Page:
Is it legal to say that you love a new book when all you've done so far is look at the pictures? That’s my story with Northwestern University geographer John C. Hudson’s Chicago: A Geography of a City and Its Region (University of Chicago Press). There’s a lot of geographical theory inside; here's a short summary of Hudson's account of how, since the 1950s, racism has tilted the region's economy away from the south and toward the northwest. But even without having tasted that, no cartographilic Chicagoan could resist this volume on the basis of the maps alone.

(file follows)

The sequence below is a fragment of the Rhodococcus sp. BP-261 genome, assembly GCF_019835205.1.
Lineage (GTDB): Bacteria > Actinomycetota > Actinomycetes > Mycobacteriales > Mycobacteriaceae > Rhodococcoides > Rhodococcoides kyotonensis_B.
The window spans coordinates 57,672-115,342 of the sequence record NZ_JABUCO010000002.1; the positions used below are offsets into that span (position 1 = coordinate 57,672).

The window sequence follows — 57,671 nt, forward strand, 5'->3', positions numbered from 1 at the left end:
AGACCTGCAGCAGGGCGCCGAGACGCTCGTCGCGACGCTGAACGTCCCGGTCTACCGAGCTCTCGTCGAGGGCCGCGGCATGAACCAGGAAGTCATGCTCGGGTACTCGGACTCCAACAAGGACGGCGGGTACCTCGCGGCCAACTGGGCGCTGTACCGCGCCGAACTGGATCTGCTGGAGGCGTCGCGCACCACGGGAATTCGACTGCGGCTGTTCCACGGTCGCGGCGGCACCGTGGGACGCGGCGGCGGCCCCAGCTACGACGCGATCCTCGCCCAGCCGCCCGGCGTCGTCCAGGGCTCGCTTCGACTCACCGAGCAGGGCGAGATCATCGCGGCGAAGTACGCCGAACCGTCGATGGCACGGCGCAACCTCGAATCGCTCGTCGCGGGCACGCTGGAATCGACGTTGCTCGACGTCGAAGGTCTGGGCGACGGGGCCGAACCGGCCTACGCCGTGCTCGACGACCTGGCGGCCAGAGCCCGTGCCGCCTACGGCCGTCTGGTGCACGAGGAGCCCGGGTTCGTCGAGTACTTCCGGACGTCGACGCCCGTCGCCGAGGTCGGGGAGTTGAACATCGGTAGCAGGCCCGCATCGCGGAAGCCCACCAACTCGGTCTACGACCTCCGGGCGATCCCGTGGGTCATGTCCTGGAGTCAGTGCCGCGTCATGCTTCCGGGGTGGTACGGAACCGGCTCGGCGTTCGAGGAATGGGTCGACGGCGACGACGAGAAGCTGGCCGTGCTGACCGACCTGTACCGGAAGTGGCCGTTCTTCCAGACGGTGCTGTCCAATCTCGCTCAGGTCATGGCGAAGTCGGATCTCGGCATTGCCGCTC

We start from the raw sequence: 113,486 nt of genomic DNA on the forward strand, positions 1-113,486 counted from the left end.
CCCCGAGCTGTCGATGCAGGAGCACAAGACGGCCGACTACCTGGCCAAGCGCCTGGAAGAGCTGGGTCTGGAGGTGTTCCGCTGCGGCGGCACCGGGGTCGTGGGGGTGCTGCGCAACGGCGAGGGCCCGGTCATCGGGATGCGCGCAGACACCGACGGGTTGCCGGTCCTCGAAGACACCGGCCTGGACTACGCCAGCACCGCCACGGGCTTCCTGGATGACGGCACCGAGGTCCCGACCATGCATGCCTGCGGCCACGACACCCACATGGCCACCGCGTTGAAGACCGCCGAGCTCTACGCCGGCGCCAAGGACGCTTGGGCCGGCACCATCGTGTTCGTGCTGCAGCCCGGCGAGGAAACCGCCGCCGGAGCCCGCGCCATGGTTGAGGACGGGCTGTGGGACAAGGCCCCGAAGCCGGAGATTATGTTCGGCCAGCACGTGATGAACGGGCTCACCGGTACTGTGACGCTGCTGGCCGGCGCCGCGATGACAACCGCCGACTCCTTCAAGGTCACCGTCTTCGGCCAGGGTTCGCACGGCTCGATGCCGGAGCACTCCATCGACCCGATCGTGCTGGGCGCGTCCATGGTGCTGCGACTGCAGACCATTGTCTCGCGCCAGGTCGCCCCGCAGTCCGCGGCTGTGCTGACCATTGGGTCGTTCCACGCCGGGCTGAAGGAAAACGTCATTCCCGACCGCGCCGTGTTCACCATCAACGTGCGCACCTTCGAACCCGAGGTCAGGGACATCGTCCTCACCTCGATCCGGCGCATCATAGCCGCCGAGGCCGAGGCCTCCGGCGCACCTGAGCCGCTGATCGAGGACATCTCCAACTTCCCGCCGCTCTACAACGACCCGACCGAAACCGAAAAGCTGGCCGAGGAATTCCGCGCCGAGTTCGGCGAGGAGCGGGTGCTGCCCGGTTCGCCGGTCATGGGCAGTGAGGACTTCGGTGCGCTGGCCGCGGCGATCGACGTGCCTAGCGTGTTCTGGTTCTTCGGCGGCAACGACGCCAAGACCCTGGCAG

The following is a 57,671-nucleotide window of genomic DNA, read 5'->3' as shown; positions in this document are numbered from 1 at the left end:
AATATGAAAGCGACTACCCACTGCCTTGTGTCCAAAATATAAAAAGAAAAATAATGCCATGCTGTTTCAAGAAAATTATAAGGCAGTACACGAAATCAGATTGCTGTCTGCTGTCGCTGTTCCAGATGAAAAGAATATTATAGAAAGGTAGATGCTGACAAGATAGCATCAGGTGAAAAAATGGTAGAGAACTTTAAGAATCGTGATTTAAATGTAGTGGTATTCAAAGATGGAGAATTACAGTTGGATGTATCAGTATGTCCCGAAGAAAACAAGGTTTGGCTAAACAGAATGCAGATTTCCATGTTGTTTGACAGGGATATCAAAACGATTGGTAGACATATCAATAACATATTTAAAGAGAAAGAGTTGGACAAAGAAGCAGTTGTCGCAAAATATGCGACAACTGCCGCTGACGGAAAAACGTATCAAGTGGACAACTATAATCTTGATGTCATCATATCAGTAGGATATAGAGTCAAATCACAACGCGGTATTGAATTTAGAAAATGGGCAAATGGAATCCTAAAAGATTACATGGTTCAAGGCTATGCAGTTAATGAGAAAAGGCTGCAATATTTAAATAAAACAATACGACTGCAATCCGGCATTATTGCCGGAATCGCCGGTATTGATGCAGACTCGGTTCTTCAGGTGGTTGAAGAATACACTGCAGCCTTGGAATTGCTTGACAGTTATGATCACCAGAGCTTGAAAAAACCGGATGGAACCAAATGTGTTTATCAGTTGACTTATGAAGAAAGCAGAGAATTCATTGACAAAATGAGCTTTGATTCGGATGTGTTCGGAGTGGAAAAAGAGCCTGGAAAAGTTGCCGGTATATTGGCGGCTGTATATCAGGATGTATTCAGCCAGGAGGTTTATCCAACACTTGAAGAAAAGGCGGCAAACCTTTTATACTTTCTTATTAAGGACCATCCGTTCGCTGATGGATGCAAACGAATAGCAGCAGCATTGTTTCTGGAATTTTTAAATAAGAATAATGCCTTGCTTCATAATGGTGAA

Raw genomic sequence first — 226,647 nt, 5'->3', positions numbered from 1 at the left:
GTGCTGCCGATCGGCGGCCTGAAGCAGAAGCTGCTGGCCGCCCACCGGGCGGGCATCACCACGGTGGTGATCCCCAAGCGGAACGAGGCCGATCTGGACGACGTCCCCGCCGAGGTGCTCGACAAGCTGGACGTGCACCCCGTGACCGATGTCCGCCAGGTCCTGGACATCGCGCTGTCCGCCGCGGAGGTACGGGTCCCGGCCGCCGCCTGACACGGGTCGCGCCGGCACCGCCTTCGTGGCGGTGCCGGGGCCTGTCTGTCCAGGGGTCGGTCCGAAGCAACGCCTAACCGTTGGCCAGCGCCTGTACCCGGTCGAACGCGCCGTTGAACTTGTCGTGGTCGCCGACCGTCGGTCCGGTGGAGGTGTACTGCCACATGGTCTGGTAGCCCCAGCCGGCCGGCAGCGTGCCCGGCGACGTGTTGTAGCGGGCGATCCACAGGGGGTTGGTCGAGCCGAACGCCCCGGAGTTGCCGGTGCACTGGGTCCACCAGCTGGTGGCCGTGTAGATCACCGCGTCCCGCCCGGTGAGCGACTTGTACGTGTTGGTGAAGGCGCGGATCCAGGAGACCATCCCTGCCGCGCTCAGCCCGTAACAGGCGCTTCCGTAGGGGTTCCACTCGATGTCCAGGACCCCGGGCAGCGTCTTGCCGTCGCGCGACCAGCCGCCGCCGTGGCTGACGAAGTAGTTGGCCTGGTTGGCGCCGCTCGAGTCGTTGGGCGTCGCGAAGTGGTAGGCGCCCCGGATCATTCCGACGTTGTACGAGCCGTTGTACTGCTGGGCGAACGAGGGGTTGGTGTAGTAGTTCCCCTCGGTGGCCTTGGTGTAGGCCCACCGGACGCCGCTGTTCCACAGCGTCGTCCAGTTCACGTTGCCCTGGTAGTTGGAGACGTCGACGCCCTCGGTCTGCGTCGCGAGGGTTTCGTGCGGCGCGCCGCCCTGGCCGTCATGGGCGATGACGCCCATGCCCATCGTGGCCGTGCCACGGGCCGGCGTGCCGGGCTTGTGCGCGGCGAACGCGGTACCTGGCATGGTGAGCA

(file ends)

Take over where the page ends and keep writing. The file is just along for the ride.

One that surprised me: City planners have long since fallen out of love with highway construction, so we aren’t usually treated to uberarchitect Daniel Burnham’s “General Diagram of Exterior Highways Encircling and Radiating from the City. Hudson does point out that any resemblance between today’s expressway system and Burnham’s 97-year-old vision is “rather superficial.” Burnham expected Chicago to be fed from nearby farms and didn’t foresee the scope of suburban development.
But four circumferential expressways! The first one appears to run from Uptown to Austin to South Shore. The next, Winnetka-Des Plaines-Summit-Hegewisch. The third, Waukegan-Elgin-Joliet-Gary. And the fourth, even farther out than the Hastert Highway and as yet unbuilt, runs Kenosha-Woodstock-De Kalb-Morris-Kankakee-La Porte.